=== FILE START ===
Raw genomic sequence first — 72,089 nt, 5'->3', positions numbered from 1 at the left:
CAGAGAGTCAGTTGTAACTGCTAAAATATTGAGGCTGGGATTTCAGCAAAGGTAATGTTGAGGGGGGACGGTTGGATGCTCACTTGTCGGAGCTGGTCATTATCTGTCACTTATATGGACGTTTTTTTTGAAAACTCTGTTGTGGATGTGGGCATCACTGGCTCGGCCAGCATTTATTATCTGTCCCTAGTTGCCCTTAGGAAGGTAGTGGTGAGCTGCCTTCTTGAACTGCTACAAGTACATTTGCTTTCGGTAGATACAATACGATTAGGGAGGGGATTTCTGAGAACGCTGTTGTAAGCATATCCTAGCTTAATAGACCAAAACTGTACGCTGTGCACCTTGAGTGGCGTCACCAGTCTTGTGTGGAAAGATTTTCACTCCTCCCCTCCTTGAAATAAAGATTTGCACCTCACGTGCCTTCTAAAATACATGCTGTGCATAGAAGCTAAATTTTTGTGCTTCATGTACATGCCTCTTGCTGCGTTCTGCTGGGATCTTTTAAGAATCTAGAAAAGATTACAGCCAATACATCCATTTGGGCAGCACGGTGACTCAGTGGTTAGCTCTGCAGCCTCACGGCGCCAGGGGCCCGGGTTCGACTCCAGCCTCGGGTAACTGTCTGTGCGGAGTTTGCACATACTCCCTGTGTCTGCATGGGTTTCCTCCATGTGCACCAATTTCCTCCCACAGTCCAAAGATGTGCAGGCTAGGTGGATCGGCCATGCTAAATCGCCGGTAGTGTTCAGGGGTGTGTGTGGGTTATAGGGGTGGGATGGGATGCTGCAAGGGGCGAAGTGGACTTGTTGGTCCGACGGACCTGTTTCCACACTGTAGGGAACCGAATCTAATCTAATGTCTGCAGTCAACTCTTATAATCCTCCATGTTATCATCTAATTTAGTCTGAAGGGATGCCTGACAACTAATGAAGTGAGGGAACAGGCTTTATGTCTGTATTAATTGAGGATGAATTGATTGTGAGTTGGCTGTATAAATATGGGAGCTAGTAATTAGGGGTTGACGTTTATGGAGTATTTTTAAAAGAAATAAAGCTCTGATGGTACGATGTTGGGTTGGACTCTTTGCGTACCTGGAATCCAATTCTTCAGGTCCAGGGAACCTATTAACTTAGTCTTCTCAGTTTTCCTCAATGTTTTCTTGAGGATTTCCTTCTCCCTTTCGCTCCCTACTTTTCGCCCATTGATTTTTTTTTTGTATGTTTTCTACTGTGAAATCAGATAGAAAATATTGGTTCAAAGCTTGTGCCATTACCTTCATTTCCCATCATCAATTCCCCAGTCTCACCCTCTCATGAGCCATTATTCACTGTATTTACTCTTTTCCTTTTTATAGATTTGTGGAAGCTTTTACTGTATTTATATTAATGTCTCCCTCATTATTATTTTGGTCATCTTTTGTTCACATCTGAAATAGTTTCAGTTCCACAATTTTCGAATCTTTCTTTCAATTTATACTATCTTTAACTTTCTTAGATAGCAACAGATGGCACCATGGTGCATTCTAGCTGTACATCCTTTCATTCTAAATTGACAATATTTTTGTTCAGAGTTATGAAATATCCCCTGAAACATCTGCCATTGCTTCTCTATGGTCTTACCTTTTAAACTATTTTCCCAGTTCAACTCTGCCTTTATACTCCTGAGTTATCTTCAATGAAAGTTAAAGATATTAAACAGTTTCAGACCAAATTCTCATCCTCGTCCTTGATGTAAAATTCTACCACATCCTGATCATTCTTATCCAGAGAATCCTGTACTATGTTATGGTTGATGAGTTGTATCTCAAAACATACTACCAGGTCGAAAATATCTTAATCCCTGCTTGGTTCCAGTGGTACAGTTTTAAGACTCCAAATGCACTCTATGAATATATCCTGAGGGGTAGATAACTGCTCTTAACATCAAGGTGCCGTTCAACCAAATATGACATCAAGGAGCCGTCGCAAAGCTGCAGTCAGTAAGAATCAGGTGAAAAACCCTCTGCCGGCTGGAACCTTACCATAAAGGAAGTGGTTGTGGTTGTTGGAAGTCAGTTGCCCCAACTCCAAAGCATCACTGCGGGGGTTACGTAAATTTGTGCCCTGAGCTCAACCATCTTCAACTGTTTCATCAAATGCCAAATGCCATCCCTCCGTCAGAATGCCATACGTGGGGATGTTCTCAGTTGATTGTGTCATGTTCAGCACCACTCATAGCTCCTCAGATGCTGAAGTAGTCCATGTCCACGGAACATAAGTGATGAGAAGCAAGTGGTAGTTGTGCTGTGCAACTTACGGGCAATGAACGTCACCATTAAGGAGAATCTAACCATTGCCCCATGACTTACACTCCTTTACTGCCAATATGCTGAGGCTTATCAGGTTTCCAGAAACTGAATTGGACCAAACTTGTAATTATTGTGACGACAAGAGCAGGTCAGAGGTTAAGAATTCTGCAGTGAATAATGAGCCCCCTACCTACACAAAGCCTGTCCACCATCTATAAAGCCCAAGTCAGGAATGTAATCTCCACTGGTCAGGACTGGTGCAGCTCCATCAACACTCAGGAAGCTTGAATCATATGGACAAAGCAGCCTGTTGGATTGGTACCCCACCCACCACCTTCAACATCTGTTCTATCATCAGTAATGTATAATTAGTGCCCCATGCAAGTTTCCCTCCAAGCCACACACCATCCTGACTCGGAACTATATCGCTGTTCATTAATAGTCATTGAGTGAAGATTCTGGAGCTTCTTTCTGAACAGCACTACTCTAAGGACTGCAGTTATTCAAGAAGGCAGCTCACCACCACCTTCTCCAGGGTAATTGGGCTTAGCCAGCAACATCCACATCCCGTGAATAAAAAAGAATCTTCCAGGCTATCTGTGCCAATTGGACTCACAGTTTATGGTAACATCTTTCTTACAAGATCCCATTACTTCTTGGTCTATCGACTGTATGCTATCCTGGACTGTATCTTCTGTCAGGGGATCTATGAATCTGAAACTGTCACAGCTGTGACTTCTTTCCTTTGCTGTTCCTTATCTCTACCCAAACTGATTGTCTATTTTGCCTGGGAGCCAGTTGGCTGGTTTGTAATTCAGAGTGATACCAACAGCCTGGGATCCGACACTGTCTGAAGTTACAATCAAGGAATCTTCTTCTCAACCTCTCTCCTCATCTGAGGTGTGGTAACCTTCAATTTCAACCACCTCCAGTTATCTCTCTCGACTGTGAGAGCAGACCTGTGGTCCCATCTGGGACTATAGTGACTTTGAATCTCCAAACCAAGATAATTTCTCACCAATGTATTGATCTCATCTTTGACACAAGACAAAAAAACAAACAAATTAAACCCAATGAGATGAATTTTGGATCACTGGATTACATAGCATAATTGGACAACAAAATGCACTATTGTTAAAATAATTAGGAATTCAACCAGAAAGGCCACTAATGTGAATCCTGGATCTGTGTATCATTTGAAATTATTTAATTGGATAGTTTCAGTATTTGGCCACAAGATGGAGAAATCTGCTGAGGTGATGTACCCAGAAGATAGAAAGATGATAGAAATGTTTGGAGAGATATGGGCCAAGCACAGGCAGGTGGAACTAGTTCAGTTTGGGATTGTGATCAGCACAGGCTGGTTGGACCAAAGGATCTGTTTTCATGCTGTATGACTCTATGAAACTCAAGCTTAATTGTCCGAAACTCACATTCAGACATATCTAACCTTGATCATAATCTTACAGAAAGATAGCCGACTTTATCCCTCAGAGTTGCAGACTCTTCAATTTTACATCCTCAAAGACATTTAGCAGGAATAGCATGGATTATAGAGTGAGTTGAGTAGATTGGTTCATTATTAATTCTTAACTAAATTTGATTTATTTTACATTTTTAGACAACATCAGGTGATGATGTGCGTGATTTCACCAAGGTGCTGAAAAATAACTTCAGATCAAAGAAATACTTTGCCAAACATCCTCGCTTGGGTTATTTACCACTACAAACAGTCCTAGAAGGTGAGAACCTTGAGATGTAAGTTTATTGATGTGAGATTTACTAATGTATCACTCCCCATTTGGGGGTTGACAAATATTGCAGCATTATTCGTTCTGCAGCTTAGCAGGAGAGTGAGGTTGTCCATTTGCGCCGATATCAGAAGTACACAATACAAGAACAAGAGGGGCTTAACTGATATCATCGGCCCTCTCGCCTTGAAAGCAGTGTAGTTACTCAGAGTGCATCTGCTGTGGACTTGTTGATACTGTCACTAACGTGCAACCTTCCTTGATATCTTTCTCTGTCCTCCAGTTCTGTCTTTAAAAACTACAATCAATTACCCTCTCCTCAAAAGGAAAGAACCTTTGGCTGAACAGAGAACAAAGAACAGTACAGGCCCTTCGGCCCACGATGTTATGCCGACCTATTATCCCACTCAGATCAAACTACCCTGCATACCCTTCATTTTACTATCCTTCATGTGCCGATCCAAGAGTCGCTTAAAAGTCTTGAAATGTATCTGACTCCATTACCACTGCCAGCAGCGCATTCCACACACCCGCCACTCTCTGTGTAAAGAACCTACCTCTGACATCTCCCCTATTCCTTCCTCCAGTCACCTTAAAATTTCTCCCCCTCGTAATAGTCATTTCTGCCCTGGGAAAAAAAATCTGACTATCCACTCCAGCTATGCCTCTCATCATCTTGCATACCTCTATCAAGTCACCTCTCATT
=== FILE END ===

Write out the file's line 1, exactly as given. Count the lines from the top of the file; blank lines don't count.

Raw genomic sequence first — 72,089 nt, 5'->3', positions numbered from 1 at the left: